The Old New Thing

Consequences of the scheduling algorithm: Sleeping doesn’t always help

More often I see the reverse of the "Low priority threads can run even when higher priority threads are running" problem. Namely, people who think that is a clean way to yield CPU. For example, they might have run out of things to do and merely wish to wait for another thread to produce some work. Recall that the scheduler looks for the ...

Consequences of the scheduling algorithm: Low priority threads can run even when higher priority threads are running

Just because you have a thread running at a higher priority level doesn't mean that no threads of lower priority will ever run. Occasionally, I see people write multi-threaded code and put one thread's priority higher than the other, assuming that this will prevent the lower-priority thread from interfering with the operation of the higher-...

On objects with a reference count of zero

One commenter claimed that When the object is first constructed, the reference count should be 0 and AddRef should be called at some point (probably via QueryInterface) to increment the reference count. If you construct your object with a reference count of zero, you are playing with matches. For starters, when the object is created, ...

Fiddling with the fonts, part 2: Keeping the English font small

We concluded last time that we wanted the custom large font to apply only to the columns containing Chinese characters and leave the original font in place for the English columns. We do this by carrying two fonts around, choosing the appropriate one for each column. class RootWindow : public Window { ... private: HWND m_hwndLV; HWND ...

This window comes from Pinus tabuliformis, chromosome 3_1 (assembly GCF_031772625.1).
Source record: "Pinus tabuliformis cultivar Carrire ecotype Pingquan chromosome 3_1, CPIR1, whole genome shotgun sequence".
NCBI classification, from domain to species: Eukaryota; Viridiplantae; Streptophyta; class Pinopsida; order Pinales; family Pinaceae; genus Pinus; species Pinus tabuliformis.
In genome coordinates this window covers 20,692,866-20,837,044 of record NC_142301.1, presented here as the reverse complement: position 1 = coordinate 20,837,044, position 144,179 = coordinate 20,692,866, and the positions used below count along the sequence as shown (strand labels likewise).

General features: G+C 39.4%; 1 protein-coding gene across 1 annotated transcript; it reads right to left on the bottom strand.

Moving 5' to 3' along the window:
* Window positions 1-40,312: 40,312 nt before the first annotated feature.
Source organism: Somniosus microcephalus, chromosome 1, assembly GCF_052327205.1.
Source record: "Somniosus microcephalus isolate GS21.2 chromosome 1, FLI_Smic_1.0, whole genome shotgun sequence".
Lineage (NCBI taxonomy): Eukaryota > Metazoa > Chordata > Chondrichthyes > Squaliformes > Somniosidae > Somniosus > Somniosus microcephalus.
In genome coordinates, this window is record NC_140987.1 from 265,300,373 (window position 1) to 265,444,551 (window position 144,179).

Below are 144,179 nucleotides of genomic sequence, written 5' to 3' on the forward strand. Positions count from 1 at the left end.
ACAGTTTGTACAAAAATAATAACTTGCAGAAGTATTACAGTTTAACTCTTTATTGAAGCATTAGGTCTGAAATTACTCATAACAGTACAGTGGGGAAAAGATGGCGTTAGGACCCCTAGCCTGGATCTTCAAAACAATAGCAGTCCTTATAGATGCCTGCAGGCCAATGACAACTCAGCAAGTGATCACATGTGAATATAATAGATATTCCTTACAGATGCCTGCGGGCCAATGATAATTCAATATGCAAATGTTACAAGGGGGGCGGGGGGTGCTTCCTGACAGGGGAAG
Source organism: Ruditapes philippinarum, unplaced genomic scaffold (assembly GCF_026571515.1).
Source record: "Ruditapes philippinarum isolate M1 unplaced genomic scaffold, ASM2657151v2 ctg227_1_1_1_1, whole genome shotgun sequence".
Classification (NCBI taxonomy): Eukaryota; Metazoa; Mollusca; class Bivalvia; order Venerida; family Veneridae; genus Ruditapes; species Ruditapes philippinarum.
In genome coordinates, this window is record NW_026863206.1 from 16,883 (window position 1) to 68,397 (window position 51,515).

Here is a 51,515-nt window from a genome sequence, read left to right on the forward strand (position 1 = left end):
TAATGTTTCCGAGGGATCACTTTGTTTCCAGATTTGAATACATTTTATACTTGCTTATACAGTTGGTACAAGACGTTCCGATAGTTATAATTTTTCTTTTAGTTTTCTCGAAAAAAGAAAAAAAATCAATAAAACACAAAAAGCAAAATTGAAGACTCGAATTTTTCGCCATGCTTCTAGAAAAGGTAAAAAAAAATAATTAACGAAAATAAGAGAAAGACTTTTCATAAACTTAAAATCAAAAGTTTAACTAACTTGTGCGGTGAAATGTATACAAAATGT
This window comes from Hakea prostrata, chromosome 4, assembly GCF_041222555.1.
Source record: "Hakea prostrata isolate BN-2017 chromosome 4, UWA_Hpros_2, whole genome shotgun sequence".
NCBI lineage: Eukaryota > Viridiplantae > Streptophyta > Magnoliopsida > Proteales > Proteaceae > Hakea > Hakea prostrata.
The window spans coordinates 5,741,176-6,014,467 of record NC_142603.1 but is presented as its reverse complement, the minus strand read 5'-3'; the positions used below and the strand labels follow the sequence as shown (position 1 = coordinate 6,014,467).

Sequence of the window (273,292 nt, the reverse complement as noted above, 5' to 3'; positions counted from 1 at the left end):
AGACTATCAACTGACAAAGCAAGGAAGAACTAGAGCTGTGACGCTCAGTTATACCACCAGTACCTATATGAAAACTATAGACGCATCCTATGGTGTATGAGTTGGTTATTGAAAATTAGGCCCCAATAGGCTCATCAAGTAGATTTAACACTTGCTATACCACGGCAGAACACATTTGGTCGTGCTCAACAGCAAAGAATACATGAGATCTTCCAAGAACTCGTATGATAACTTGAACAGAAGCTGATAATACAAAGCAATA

Fiddling with the fonts, part 1: Making the Chinese characters larger

Let's pay a quick visit to our continuing dictionary project. One of the things you may have noticed is that the Chinese characters are unreadably small. Let's fix that by making them larger. class RootWindow : public Window { public: virtual LPCTSTR ClassName() { return TEXT("Scratch"); } static RootWindow *Create(); RootWindow(); ~...

Understanding the consequences of WAIT_ABANDONED

One of the important distinctions between mutexes and the other synchronization objects is that mutexes have owners. If the thread that owns a mutex exits without releasing the mutex, the mutex is automatically released on the thread's behalf. But if this happens, you're in big trouble. One thing many people gloss over is the ...

Reading the output of a command from batch

The FOR command has become the batch language's looping construct. If you ask for help via FOR /? you can see all the ways it has become overloaded. For example, you can read the output of a command by using the for command. FOR /F "tokens=*" %i IN ('ver') DO echo %i The /F switch in conjunction with the single quotation marks indicates ...

Why aren’t low-level hooks injected?

When I described what the HINSTANCE parameter to the function is for, I neglected to mention why the low-level hooks are not injected. But then again, it should be obvious. The low-level hooks let you see input as it arrives at the window manager. At this low level of processing, the window manager hasn't yet decided what window will ...